Photo: Telstra has been under pressure since reporting reduced profit in February. (AAP: Joel Carrett, file photo)
Telstra has confirmed it will cut 1,400 jobs within Australia as part of a cost-cutting initiative."Today, we announced a series of structural reorganisations which are very much about aligning the business to reduce complexity [and] create a leaner business," Telstra chief executive officer Andy Penn said.
He said the job cuts were due to "the increased competitive dynamics of the market and the acceleration of the rollout of the NBN (National Broadband Network)".
Mr Penn also confirmed the decision will affect jobs across several business units and states.
An "appalling" move by TelstraShane Murphy, the Communications Union's divisional president and NSW secretary, said the move was "appalling" and had "obviously been months in the planning by the executives".
Mr Murphy said the workers and the union were "ambushed".
"There had been no indication or any signs given to the union or workforce — up until a text message received by staff shortly before 10.30am today," he said.
"They were asked to join a teleconference at 11:00am, and advised 1,400 of their jobs would no longer apply in the next six months."
The union and Telstra will meet on Thursday afternoon to discuss the matter further.
As for which jobs were cut, Mr Murphy explained they were in across many areas — including maintenance, construction, technician, and call centre jobs.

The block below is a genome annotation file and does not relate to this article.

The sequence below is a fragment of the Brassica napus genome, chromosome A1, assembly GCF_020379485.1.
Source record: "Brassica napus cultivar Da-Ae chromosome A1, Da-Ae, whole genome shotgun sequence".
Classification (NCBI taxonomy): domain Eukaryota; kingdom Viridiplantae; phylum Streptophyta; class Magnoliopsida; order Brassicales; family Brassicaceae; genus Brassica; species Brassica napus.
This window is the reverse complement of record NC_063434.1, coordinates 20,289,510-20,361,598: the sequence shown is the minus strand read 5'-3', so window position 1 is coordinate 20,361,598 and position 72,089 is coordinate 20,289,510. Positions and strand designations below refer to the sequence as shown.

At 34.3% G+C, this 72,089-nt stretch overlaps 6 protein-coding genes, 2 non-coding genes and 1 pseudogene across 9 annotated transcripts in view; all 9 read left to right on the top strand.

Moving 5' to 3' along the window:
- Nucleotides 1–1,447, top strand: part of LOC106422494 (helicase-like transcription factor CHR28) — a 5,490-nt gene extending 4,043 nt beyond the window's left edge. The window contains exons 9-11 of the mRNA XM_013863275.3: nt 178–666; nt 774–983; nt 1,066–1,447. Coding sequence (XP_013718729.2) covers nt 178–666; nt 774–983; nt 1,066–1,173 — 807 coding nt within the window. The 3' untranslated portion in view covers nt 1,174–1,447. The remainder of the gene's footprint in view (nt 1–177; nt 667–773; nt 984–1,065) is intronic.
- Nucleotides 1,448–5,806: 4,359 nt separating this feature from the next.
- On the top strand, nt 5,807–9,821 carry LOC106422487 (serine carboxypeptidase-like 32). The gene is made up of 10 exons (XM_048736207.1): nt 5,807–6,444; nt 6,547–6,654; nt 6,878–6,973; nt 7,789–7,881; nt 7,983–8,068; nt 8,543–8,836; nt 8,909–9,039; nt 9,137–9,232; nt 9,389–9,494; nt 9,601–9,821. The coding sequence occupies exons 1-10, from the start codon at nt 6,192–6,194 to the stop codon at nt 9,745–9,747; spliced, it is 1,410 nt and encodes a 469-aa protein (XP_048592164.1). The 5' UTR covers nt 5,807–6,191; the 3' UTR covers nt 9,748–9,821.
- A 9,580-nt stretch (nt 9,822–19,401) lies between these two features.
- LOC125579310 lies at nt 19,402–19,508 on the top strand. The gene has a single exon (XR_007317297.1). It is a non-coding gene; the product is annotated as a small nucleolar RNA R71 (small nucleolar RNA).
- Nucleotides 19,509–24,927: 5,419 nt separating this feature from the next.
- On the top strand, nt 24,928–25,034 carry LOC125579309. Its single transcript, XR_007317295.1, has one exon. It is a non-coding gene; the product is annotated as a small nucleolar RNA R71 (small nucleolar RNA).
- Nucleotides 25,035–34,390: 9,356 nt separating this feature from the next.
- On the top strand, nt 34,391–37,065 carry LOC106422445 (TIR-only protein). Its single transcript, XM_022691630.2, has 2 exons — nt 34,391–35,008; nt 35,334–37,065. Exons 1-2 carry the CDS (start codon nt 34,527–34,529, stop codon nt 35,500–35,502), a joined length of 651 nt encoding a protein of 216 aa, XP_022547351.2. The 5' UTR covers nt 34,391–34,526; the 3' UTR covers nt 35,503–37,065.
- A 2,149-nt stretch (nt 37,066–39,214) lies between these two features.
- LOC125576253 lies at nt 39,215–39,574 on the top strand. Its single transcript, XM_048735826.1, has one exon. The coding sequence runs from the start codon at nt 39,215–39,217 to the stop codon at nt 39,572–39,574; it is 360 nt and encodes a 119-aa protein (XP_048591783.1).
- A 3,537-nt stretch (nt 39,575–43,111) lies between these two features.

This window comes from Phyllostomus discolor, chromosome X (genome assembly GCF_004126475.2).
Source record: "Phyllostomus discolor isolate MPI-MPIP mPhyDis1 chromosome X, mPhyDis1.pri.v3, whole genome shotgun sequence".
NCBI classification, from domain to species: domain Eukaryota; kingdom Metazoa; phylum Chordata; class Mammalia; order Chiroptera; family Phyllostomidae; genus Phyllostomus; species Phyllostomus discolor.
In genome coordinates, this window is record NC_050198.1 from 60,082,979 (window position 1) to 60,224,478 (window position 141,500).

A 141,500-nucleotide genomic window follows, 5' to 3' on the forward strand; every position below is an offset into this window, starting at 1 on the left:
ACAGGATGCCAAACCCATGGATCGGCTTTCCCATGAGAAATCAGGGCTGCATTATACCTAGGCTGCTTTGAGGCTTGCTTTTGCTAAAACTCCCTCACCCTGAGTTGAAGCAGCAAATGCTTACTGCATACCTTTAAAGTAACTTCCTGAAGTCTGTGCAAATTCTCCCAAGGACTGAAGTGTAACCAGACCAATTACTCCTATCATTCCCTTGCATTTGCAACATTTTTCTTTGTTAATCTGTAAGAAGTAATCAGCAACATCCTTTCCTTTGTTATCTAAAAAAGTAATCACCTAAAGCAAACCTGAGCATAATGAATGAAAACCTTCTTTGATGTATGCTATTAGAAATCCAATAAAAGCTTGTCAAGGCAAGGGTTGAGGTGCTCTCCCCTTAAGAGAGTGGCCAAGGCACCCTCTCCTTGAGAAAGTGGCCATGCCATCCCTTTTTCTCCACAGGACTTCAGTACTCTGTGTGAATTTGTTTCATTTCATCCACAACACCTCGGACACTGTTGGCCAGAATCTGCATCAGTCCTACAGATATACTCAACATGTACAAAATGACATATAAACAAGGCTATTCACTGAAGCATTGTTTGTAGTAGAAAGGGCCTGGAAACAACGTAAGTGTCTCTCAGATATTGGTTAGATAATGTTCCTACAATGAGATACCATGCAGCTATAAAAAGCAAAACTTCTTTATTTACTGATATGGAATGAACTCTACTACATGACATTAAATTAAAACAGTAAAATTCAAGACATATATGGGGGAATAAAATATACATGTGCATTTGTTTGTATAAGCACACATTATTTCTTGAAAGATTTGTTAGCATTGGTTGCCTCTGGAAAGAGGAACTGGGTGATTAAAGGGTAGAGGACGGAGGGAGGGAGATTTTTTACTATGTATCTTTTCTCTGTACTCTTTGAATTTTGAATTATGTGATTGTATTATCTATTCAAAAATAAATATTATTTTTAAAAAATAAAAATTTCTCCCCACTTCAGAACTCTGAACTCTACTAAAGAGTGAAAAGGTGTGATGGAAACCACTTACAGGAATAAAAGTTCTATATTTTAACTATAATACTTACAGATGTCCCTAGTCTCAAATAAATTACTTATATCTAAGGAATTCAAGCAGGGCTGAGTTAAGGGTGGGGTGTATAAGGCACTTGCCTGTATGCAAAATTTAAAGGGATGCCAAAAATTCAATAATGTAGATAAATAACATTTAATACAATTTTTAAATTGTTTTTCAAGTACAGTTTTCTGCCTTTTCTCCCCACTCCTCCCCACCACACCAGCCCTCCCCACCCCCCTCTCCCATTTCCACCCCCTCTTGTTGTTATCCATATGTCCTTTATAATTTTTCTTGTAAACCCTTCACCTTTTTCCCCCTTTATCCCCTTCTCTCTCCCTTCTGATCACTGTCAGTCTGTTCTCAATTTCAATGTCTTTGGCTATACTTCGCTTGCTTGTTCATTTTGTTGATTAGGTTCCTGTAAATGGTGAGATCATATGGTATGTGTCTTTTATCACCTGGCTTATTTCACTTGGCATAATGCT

"This is a massive job cut broadly spread across most of Telstra's business units," he said.
"It will have an overwhelming effect not only on our members, but their families as well as customer service across the country."The job cuts are expected to begin early next month.
Before then, the union intends to change Telstra’s position and lobby the Government to "put protections on Australian jobs, rather than continue to offshore Australian jobs overseas".
The union confirmed it is not planning a workers’ strike or industrial action as Telstra currently has an enterprise bargaining agreement in force.
Reasons for Telstra's fall in revenueAccording to telecommunications analyst Paul Budde, Telstra's decision to slash jobs was because "for the last few years, growth has been very slow in the telecommunications industry".
"To remain profitable, telcos need to cut costs rather than increase revenue — which is more difficult," he said.
The most at-risk jobs would be in administration, customer service and network operations as they are easily automated by improvements in technology, he explained.
However, a key problem for Telstra is that "its revenue is coming mainly from its infrastructure base, rather than value-added services".
For example, "NBN Co has taken over quite a large part of the [NBN] infrastructure," Mr Budde said.
"So a lot of the work Telstra did with the old copper network is no longer required."Mr Budde also suggested telcos are finding it difficult to compete with Facebook, Google and Skype which offer more efficient, lower-cost ways for people to communicate.
Telstra has been under pressure since February, when it posted a first-half net profit of $1.8 billion — down 11.8 per cent compared to the same period last year.
Its revenue also fell 3.4 per cent to $12.8 billion.
The company cited "planned restructuring costs" as a reason for its reduced profit.
At the close of trade, Telstra shares were nearly 0.5 per cent lower at $4.36.